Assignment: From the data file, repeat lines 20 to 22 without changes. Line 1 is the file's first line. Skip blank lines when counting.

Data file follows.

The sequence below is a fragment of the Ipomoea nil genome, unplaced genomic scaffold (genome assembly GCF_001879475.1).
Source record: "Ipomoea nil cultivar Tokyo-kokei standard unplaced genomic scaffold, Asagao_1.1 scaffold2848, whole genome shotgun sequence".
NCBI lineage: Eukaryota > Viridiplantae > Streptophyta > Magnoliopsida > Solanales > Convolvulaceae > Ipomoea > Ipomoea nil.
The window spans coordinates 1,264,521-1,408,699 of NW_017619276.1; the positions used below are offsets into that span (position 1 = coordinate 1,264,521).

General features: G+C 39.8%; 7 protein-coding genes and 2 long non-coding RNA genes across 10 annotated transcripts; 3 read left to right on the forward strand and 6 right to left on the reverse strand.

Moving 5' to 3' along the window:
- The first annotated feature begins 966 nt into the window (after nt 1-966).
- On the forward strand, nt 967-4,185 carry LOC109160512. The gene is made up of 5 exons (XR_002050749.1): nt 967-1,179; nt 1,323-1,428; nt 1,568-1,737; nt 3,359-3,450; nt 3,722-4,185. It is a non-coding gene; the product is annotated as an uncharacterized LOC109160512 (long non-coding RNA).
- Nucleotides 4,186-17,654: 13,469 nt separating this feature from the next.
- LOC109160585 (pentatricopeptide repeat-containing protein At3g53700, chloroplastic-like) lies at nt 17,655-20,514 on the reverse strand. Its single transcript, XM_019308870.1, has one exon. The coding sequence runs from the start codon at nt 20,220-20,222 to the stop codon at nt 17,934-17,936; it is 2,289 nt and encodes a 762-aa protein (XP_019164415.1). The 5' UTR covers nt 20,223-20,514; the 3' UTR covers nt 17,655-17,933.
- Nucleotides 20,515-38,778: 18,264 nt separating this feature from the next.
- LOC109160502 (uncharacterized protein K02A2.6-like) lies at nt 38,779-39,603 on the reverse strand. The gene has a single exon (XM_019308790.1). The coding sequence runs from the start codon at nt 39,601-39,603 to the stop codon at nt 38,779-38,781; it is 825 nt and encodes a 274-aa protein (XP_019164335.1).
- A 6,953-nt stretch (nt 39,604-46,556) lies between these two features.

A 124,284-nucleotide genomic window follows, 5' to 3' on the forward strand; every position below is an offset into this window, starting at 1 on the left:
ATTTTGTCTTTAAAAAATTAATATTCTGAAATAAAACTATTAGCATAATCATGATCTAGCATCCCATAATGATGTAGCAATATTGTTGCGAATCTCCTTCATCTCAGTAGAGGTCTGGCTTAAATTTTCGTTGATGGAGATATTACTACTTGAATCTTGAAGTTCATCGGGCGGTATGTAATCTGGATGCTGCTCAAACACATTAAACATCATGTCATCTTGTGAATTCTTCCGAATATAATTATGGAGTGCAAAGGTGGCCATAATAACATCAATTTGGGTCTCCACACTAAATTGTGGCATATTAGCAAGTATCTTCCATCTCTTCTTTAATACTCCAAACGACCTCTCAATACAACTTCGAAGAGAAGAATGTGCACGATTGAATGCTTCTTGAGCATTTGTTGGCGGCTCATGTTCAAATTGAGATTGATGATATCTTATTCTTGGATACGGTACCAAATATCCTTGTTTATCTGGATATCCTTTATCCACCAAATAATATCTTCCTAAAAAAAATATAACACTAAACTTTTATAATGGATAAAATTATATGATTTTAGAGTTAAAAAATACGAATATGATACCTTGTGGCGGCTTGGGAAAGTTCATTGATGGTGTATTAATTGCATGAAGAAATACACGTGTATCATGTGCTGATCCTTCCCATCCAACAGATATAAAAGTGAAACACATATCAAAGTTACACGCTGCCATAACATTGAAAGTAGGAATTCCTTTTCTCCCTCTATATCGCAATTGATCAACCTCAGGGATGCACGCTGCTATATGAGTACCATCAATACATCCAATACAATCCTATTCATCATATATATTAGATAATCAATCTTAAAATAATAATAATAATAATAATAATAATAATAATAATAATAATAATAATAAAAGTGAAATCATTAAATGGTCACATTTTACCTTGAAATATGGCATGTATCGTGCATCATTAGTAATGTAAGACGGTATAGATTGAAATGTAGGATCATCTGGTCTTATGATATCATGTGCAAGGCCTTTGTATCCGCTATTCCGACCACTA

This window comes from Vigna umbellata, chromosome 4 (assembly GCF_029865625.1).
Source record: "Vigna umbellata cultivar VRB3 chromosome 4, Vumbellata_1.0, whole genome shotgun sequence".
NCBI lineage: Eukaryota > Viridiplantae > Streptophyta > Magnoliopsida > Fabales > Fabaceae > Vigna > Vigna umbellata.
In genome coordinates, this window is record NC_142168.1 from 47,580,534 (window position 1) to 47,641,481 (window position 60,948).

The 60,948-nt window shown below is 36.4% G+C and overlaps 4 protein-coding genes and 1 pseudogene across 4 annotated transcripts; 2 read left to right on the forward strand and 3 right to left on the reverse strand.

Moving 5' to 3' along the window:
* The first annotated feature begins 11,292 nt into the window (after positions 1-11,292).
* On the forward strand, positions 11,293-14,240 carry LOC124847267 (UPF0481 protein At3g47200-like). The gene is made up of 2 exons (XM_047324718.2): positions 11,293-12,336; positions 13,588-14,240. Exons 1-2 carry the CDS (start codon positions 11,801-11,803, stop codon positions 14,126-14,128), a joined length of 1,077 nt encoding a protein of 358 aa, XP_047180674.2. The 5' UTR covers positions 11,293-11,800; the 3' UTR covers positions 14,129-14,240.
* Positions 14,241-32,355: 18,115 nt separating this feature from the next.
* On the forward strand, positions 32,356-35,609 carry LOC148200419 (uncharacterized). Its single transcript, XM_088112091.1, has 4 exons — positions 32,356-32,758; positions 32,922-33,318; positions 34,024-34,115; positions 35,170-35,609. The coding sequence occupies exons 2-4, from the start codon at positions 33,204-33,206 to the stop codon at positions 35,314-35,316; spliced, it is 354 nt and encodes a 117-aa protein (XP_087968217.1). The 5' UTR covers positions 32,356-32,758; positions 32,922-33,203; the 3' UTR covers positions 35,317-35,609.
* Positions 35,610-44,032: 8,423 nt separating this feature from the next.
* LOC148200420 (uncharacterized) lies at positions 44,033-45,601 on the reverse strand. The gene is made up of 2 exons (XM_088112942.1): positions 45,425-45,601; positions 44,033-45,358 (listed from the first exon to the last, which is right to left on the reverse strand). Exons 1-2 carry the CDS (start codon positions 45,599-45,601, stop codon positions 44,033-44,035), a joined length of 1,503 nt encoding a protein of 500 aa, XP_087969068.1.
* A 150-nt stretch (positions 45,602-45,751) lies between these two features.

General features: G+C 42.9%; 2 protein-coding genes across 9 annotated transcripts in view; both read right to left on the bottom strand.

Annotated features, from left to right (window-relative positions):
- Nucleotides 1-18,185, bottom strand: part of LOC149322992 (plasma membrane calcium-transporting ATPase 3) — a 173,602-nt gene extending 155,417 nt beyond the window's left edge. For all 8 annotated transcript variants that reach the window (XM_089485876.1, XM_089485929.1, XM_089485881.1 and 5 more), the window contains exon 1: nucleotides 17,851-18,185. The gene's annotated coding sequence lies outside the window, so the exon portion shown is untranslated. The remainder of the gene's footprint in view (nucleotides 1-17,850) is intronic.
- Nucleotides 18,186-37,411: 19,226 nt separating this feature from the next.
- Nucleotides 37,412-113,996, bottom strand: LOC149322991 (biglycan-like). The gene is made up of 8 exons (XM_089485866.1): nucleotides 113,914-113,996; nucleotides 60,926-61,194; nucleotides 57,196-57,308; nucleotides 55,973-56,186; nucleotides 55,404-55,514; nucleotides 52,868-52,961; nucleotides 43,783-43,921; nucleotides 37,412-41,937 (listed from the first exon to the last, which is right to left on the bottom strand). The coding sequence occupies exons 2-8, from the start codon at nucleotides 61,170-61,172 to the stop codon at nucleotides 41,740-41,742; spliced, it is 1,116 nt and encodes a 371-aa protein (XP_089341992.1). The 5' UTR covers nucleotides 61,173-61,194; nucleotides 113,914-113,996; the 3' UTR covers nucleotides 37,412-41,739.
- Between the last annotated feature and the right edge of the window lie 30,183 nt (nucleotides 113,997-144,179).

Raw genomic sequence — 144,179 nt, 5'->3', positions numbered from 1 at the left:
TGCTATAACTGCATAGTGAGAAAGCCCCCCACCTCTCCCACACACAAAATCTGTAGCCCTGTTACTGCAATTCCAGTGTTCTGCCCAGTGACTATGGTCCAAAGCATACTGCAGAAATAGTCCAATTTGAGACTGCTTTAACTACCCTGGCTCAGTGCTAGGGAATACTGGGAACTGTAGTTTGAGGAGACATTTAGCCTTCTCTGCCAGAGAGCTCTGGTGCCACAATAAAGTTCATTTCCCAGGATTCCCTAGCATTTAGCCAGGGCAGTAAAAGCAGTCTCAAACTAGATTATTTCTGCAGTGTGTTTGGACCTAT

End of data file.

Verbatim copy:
The 60,948-nt window shown below is 36.4% G+C and overlaps 4 protein-coding genes and 1 pseudogene across 4 annotated transcripts; 2 read left to right on the forward strand and 3 right to left on the reverse strand.

Moving 5' to 3' along the window:
* The first annotated feature begins 11,292 nt into the window (after positions 1-11,292).